The Budget Committee also received the Draft 2021 Capital Budget, which sees $81.1 million of funding to support infrastructure renewal, growth, strategic priorities, and enterprise initiatives. In addition, as noted in the July budget report (item 1), approximately $71 million in capital projects were deferred in 2020. These projects were the starting point for the 2021 Capital Budget submissions and staff was directed to consider highest priority needs, staff capacity to manage and complete the projects in a timely fashion and potential opportunities to reduce funding in areas where significant progress has been made in achieving desired service levels within the capital program. Some of the capital projects for 2021 include:

  • Green Fleet initiatives, including 11 new electric buses and EV charging stations community wide – $14.4M
  • Various storm water and erosion control improvements — $9.5M
  • Road and Bridge rehabilitation — $8.9M
  • Active Transportation: Crosstown Trail, Lakeshore Road Multi-use Trail and others — $6.8M
  • New neighbourhood parks, parkettes and trails in North Oakville – $4.6M
  • Various on-line and digital solutions to improve customer satisfaction — $1.6M

The annual budget process also includes the Budget Committee’s review of the town’s rates and fees for programs and services offered to the community (such as transit fares and recreation and culture program fees), and the estimated costs of administering and enforcing the Building Code Act and the Planning Act. The majority of the proposed changes to the 2021 Rates and Fees are in line with inflation as directed by Council in July (item 1).

“Town staff have been working to create a fiscally responsible budget that is in line with Council’s direction to keep the overall property tax increase in line with inflation all while responding to the incredible impacts the pandemic has had on our community and municipal operations,” said Ward 6 Councillor and Budget Committee Chair Tom Adams. “Over the next few weeks, the Budget Committee will be reviewing the budget before making a final recommendation to Council. Public input is a critical part of our process and I look forward to continuing to engage with residents over the next few weeks.”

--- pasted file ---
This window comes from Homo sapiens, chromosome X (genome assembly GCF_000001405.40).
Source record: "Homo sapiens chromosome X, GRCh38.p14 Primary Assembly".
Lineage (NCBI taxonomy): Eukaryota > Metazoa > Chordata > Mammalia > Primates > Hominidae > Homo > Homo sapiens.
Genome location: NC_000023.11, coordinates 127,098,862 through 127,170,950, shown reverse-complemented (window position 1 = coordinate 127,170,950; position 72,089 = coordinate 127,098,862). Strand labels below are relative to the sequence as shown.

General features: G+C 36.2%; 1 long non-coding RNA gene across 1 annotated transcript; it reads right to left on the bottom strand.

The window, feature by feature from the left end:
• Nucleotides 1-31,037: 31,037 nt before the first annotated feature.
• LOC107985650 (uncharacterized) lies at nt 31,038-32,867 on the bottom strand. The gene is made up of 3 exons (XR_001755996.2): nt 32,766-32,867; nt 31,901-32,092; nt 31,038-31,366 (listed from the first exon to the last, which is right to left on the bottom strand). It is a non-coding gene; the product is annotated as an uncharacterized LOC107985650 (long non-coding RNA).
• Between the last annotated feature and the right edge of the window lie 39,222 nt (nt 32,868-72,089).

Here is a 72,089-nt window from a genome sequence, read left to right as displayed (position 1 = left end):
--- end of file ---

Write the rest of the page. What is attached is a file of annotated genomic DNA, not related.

The final recommended budget will go forward to Council for approval on December 21, 2020. Until then, the public is encouraged to get involved through the following opportunities:

Virtual Budget Open House

  • November 25, 7 - 8 p.m. – learn more about the 2021 Budget, Council’s key budget priorities, and a chance to ask questions. A link with instructions and how to access the meeting will be posted on our 2021 Budget page closer to the meeting date.

Budget Committee and Council Meetings

  • November 19, 2020, 9:30 a.m. – staff presentations
  • December 1, 2020, 9:30 a.m. – public delegations
  • December 3, 2020, 6:30 p.m. – public delegations
  • December 15, 2020, 1:30 p.m. – Budget Committee deliberations and recommendations

All Budget Committee and Council meetings are broadcasted on the town’s YouTube channel.

Visit the 2021 Budget page for more information.